Your best bet is a red colored one that's specifically for heat. The first week, the heat in your brooder should be 90 degrees, so you need a lamp specifically designed for heat. If it's too cold, the chicks will have really bad pasty butt or can even die. You can find these lamps at any feed or farm equipment store. Always use red light on chicks because, unfortunately, chickens are mean and can and will kill each other if a peck draws blood. The red light keeps them from seeing the blood.
I need some information. How big is the brooder and how many chicks? What does the brooder look like? Is it in a climate controlled area where the ambient temperature is consistent or is it outside where you can have wild temperature swings? What are the ambient conditions? A photo may help.
The ideal brooder (in my opinion) has a spot that is warm enough in the coolest conditions and cool enough in the warmest conditions. With that type of heat (which has been successfully used for many decades) the brooder needs to be big enough they can get away from the heat and it needs to have enough ventilation so the far end can cool off. It's just as dangerous to have it too hot as it is to be too cold. If you can give them a brooder where it goes from too warm to too cool they can manage themselves quite well.
About the only thing I know about your conditions are that you have chicks of unknown age, maybe with a broody hen maybe not, and that you have a bulb (I'll guess incandescent) of unknown wattage. It's hard for me to give specific advice when I really don't know what you are working with.
There are a lot of different ways to provide heat. Thousands of years ago the Egyptians piped in heat from charcoal fires, some are still doing it that way today. Heat lamps and incandescent lamps have been successfully used for over a century. Heating pads and heating plates are pretty popular today. There are other methods. I don't consider any of these better than others, they all have their benefits, issues, and risks. If they are used properly they can all work.
Here's my notes on chick heat, hope something in there might help:
They need to be pretty warm(~85-90F on the brooder floor right under the lamp and 10-20 degrees cooler at the other end of brooder) for the first day or two, especially if they have been shipped, until they get to eating, drinking and moving around well. But after that it's best to keep them as cool as possible for optimal feather growth and quicker acclimation to outside temps. A lot of chick illnesses are attributed to too warm of a brooder. I do think it's a good idea to use a thermometer on the floor of the brooder to check the temps, especially when new at brooding, later I still use it but more out of curiosity than need.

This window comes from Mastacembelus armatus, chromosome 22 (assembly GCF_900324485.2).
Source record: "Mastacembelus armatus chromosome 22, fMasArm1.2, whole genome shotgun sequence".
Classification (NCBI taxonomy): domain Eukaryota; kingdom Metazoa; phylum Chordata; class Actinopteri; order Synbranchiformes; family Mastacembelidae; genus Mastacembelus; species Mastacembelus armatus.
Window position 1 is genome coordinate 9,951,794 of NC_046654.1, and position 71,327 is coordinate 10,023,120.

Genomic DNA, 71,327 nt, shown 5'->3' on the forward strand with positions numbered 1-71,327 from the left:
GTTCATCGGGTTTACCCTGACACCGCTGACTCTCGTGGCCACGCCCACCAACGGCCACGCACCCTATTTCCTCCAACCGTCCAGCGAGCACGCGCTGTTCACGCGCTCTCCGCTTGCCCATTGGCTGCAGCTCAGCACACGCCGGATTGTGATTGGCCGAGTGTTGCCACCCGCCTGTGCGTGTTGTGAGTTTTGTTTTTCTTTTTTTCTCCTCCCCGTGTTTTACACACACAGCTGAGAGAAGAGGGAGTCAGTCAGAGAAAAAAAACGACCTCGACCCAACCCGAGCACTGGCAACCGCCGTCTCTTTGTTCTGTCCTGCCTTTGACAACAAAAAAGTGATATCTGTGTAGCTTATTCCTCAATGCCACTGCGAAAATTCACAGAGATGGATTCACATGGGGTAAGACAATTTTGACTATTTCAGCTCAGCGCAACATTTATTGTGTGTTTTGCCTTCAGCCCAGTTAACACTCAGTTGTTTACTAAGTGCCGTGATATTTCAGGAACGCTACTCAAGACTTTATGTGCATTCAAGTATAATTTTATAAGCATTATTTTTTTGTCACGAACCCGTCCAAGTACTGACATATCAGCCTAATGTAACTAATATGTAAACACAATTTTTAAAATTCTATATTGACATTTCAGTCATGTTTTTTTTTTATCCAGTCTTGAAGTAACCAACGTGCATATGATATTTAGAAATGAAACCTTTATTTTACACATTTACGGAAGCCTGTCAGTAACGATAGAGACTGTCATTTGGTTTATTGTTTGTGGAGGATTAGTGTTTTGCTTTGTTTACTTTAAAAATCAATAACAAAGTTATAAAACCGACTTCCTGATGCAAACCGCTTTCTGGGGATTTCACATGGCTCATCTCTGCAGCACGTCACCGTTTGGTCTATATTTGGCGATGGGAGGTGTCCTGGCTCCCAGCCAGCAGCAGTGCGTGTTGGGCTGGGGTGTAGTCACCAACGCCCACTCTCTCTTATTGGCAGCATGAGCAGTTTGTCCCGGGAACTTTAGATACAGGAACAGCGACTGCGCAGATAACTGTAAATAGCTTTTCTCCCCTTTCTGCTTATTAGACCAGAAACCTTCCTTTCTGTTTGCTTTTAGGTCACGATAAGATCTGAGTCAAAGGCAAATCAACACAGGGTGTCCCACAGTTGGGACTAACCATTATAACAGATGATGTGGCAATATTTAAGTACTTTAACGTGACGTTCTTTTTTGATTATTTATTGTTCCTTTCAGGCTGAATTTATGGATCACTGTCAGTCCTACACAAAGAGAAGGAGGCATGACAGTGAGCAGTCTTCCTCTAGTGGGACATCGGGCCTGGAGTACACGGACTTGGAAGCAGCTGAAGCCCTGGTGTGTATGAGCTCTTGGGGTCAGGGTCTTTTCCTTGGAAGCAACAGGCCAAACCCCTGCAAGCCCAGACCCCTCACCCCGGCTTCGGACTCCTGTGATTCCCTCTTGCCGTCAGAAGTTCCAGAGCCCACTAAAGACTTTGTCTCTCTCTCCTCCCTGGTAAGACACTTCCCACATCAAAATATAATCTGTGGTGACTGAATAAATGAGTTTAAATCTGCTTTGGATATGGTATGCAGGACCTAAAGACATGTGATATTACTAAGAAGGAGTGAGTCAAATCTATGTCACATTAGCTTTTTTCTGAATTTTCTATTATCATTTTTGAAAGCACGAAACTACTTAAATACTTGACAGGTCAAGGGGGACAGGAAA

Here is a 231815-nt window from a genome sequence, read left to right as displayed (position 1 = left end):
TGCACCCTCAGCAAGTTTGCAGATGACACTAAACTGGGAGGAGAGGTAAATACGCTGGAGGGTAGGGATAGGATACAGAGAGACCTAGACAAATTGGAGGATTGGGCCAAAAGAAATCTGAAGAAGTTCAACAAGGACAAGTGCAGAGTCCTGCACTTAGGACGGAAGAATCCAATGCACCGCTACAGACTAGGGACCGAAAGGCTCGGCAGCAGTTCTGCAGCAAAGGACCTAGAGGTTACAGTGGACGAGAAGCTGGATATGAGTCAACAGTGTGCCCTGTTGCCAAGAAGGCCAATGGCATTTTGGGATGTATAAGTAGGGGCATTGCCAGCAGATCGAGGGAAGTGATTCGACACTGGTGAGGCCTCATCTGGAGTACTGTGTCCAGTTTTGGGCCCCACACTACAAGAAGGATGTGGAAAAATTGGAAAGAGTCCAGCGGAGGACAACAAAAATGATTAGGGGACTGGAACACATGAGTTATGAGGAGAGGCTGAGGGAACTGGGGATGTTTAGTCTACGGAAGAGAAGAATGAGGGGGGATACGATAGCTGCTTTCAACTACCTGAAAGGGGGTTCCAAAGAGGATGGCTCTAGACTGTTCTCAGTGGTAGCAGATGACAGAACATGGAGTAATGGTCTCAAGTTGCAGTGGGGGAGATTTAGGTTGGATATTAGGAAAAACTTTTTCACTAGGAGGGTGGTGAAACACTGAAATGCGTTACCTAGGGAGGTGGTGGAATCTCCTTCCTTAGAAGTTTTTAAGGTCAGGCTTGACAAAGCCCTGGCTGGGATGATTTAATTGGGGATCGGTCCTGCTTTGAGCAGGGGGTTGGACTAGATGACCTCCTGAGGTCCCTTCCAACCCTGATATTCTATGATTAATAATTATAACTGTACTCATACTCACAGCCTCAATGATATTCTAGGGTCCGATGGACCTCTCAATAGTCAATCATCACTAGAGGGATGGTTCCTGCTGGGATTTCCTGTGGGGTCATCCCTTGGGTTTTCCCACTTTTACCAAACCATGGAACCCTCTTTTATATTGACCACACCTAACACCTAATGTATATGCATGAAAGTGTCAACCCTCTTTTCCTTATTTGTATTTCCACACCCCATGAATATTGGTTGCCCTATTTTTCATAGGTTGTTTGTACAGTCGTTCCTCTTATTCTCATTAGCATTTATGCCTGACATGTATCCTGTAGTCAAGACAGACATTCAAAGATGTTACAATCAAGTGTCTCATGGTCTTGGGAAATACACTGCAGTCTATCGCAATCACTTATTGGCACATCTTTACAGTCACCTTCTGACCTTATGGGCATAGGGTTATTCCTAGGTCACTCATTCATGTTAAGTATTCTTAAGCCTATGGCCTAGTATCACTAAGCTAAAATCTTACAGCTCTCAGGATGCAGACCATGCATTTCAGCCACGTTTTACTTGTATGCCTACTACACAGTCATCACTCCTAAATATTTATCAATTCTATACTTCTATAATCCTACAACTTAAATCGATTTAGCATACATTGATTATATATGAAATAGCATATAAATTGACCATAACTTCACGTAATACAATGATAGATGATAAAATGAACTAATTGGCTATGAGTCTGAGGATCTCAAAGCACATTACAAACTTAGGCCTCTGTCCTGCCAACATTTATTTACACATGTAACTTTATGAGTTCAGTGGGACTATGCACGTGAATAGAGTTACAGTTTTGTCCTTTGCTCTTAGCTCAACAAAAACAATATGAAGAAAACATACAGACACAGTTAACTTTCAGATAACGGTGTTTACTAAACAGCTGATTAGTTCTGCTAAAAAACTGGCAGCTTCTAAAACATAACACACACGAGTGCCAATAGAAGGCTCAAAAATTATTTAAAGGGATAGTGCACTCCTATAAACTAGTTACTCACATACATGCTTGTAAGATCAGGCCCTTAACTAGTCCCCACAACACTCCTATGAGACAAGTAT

The best indicator of heat levels is to watch their behavior:
-If they are huddled/piled up right under the lamp and cheeping very loudly, they are too cold.
-If they are spread out on the absolute edges of the brooder as far from the lamp as possible, panting and/or cheeping very loudly, they are too hot.
-If they sleep around the edge of the lamp calmly just next to each other and spend time running all around the brooder they are juuuust right!
The lamp is best at one end of the brooder with food/water at the other cooler end of the brooder, so they can get away from the heat or be under it as needed. Wattage of 'heat' bulb depends on size of brooder and ambient temperature of room brooder is in. Regular incandescent bulbs can be used, you might not need a 'heat bulb'. If you do use a heat bulb make sure it's specifically for poultry, some heat bulbs for food have teflon coatings that can kill birds. You can get red colored incandescent bulbs at a reptile supply source. A dimmer extension cord is an excellent way to adjust the output of the bulb to change the heat without changing the height of the lamp.
I find the heat lamp bulbs are too hot for a small amt. of chicks. I've use a 75 watt incandescent bulb, and keep a thermometer in there to monitor temps. If the chicks huddle under the light, they are too cold, if they avoid it, they are too warm.
There are alternatives to light bulbs, such as ceramic heat emitters aka reptile bulbs, these fit in your fixture as well.